JM: We’re huge sports fan here. In Buffalo, we’ve got the Bills and the Sabres—teams that have come so close to winning it all so many times, but just haven’t ever done it. People here are loyal and support their teams. Boxing was huge in Buffalo in the 40’s and 50’s, and then it died out. We revived support for it. People like me; they relate to me. I was born here, raised here, and educated here. I communicate with people, I do community service and events. We relate to each other and the community fits into place.

6. ESB: What are you short- and long-term goals?

JM: I just achieved one and that was to break into the Top 10. The WBC just ranked me at 8 and I had bee 11 before and we’re waiting on the new WBA rankings. I want to beat top 10 or 15 guys. Make a name for myself. Reach the HBO level which I’ve already done. We just signed a three fight deal with them, provided I win my fights. Long term, is to be heavyweight champion.

ESB: Any legacy?

JM: No. I’m not trying to become a legend. If that happens, well… I’m not trying to be the best ever; just the best I can be. I’ve taken criticism and my father’s taken criticism from a newspaper—one newspaper in particular here in Buffalo—saying that my career’s moved too slow, but I tell people that I started at 21 and was on the doorstep of the Olympics in two and a half years. I was in way over my head, but I was there. As a professional, I’ve moved at a nice slow pace. A pace that’s good for myself. But, I think I’m good for the sport. I’m happy to help a sport that has sort of a bad name right now, but I’m not trying to become Muhammad Ali or anything.

7. ESB: You obviously done very well in your last few fights. In each one, you’ve had detractors saying ‘oh, this will be the one where he stumbles.’ Yet, each time you’ve come through with flying colors. What have you learned in your recent fights? Against David Izon, who’s been in with David Tua, Fres Oquendo, Michael Grant, and Lou Savarese?

JM: I learned that I do have stamina. I do have patience. I don’t have to knock everyone out in a round or two. I can stay calm and relaxed. I’m prepared and eventually I’ll wear you out, but I won every round and I was prepared to win a decision.

ESB: Your fights against Williamson and Davis ended quickly.

JM: Look for an opening. I’m a big advocate of studying tape. I took advantage of openings. Maybe I didn’t respect their chins as much as I should have, but I knew what to look for, and I took advantage.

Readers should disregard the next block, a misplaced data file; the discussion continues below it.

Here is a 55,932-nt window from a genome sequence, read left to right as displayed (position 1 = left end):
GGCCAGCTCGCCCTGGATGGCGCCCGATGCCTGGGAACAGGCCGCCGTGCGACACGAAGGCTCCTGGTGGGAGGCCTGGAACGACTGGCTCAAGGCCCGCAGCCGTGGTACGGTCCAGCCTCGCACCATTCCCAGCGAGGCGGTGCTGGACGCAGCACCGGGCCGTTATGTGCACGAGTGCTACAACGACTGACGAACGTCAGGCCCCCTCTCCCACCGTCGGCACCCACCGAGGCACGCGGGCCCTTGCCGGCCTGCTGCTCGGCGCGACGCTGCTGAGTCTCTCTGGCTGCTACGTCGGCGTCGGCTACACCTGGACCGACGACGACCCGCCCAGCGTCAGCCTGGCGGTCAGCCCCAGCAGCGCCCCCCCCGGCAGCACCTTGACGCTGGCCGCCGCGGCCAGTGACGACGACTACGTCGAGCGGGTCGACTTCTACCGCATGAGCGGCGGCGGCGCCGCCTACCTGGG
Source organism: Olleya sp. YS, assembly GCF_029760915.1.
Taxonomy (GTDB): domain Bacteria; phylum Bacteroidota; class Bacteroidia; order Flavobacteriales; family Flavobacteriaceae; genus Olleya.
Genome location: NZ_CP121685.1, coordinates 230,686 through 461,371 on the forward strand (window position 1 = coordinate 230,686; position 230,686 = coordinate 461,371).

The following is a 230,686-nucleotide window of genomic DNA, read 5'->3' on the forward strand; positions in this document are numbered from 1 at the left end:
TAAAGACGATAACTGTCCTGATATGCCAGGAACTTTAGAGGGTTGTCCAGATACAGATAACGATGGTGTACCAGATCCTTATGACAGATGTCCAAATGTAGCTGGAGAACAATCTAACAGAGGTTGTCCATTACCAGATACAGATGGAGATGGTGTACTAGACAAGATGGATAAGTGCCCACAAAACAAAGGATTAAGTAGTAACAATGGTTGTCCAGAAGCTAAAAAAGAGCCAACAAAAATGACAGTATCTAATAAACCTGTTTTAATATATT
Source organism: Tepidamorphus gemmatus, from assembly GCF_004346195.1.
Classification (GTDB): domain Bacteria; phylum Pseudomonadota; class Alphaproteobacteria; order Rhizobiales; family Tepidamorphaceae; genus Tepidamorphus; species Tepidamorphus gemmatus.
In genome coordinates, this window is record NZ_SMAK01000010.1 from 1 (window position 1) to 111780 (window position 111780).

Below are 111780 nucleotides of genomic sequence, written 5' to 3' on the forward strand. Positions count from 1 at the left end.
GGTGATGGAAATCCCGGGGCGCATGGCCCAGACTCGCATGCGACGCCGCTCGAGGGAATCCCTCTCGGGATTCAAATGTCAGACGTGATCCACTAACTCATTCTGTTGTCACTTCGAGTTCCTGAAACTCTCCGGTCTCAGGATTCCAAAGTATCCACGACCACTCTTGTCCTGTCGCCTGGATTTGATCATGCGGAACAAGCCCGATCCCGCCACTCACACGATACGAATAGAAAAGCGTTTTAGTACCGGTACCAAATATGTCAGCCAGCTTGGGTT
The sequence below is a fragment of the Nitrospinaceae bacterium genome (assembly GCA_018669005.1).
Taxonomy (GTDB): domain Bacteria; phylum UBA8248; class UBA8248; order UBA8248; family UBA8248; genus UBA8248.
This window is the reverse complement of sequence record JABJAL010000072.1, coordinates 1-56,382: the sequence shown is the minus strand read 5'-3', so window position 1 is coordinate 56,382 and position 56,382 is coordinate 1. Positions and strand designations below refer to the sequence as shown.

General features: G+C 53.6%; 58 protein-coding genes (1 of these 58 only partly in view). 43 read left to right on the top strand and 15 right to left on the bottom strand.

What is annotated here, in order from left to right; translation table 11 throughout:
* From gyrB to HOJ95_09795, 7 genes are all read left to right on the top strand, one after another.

8. ESB: We know you’ll fight whomever your father puts in front of you, but in a world where you make your own fights regardless of politics and networks, what would the next two years hold for Baby Joe Mesi?

JM: Obviously, I want to win a world title. The division is wide open now. I’d love to fight Tyson, but who wouldn’t? It’s marketable, it’s big money, and I think he’s beatable. But I think the real question here is ‘who wants to fight me?’ I’m undefeated, I’m ranked in the Top 10. I want someone to call me out. I’m a big draw and we’ll see who wants to fight me after Monte Barrett.

9. ESB: The WBC just ranked you as the #8 heavyweight in the world, how do you feel about that?

JM: Well, as I said, it’s a short-term goal. The WBC and I hope the WBA both have me in their top 10. They both been very good to me throughout my career. I kind of just want to keep inching up to the top!

10. ESB: Two quick questions to close with: Jones/Tarver- can we get a quick prediction? And, is there anything you’d like to say to your fans?

JM: I think it’s going to be a good fight. I know Tarver. We’ve spent some time together. At the Olympics, I was an alternate when he was competing, but Roy Jones… he’s the best there is today. Tarver could cause him a little confusion, but he just doesn’t have enough to test Roy.

ESB: what about you and Roy at heavyweight?

JM: Roy would be my most challenging opponent; my most difficult fight. I’d love to fight him so I could always say that I’ve fought the best. I think with my speed and my power and my combination of the two, I could hang in there with Roy better than anyone else in boxing.

ESB: And your fans?

JM: Locally, I want to say “Thank you” to everyone. To the news, fans ‘thanks.’ Its crazy. Recently, I’ve gotten emails from New Zealand, Australia, England. Just getting exposure in different places. And, to everyone, be patient, and before you know it I’ll be the heavyweight champ!

Article posted on 06.11.2003